Regular heatwaves: a hazard to health

7,000 more people could die per year due to increased temperatures by 2050, says a new report by the Health Protection Agency. It found that if no changes are made there could be a rise of 257% in heat-related deaths. So should we be worried? Well, the study found that London, the Midlands and the east were most affected and that the elderly were most vulnerable. In the 2003 heatwave, 27% of heat-related deaths across the UK were seen in Norfolk. So, the impact here has the potential to be significant, although not especially to the student community.

However, the projection of an additional 7,000 deaths per year is based on no adaptations being made to combat the heat. Human behaviours and government policies do have the potential to significantly reduce this number. But with one study predicting ambient departure rises of up to 6.8 degrees by 2080 more needs to be done than some late night electric fan purchases.

Recommendations have been made as to methods for reducing heat-related mortality, such as the widespread introduction of air-conditioning. But even this has many downfalls. It would magnify the already problematic urban heat island effect seen in large cities like London and is likely to create a social disparity, as wealthier individuals are more able to pay for air-conditioning. A more sustainable method is to change building regulations so that new buildings are more like that seen in southern European countries with designs that promote airflow and cooler indoor spaces without the need for air-conditioning. Although this would take decades to become widespread.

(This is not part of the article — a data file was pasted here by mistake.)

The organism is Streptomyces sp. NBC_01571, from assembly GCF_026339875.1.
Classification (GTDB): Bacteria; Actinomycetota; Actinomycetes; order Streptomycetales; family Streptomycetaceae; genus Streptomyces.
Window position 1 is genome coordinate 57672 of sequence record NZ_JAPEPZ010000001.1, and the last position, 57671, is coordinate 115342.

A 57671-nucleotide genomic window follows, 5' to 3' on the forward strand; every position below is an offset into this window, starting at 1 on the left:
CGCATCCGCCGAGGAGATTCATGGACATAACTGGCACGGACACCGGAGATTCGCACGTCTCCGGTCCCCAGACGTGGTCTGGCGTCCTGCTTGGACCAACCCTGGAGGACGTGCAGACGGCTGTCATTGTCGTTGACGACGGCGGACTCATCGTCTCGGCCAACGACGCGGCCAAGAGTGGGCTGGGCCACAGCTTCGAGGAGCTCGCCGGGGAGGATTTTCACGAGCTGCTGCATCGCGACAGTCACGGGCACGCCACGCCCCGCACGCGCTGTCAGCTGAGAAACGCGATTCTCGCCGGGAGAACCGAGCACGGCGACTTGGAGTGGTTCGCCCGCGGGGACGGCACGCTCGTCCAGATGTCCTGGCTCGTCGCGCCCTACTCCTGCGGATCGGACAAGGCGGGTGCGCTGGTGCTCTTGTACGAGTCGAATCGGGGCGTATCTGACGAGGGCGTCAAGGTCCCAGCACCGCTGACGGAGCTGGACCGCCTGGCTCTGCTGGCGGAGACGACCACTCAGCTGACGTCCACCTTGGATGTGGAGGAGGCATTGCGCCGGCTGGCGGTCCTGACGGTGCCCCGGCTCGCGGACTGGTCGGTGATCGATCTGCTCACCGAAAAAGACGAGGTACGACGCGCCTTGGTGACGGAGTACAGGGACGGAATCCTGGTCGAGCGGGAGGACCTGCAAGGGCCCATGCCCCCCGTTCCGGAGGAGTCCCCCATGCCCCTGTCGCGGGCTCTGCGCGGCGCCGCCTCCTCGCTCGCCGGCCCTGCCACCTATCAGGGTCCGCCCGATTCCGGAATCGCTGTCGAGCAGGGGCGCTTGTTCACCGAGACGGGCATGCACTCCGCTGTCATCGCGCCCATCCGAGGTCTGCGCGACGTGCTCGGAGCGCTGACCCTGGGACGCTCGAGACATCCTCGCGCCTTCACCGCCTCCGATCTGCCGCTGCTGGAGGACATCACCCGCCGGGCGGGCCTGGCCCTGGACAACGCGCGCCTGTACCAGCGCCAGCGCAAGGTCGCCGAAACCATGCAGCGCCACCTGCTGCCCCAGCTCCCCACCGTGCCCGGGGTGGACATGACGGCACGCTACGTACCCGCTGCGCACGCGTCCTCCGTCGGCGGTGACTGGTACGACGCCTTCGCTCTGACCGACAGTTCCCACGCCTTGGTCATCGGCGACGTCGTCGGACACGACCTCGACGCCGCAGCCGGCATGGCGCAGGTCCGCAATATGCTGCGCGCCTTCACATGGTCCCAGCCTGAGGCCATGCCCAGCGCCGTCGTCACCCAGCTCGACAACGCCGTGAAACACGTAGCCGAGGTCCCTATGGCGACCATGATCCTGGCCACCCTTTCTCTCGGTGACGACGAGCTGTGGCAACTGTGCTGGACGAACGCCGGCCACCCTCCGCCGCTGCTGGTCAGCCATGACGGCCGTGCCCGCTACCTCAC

But why is the heat killing us? Most research has failed to come up with a clear answer. One study suggested that during heatwaves people deteriorate faster and are less able to seek medical assistance meaning they die before they present for care. Another study theorised that respiratory diseases are more susceptible to exacerbation under extreme heats. More research is clearly needed to understand why in order to reduce that 7,000 number and allow us to enjoy the hot summers worry free.


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January 2022
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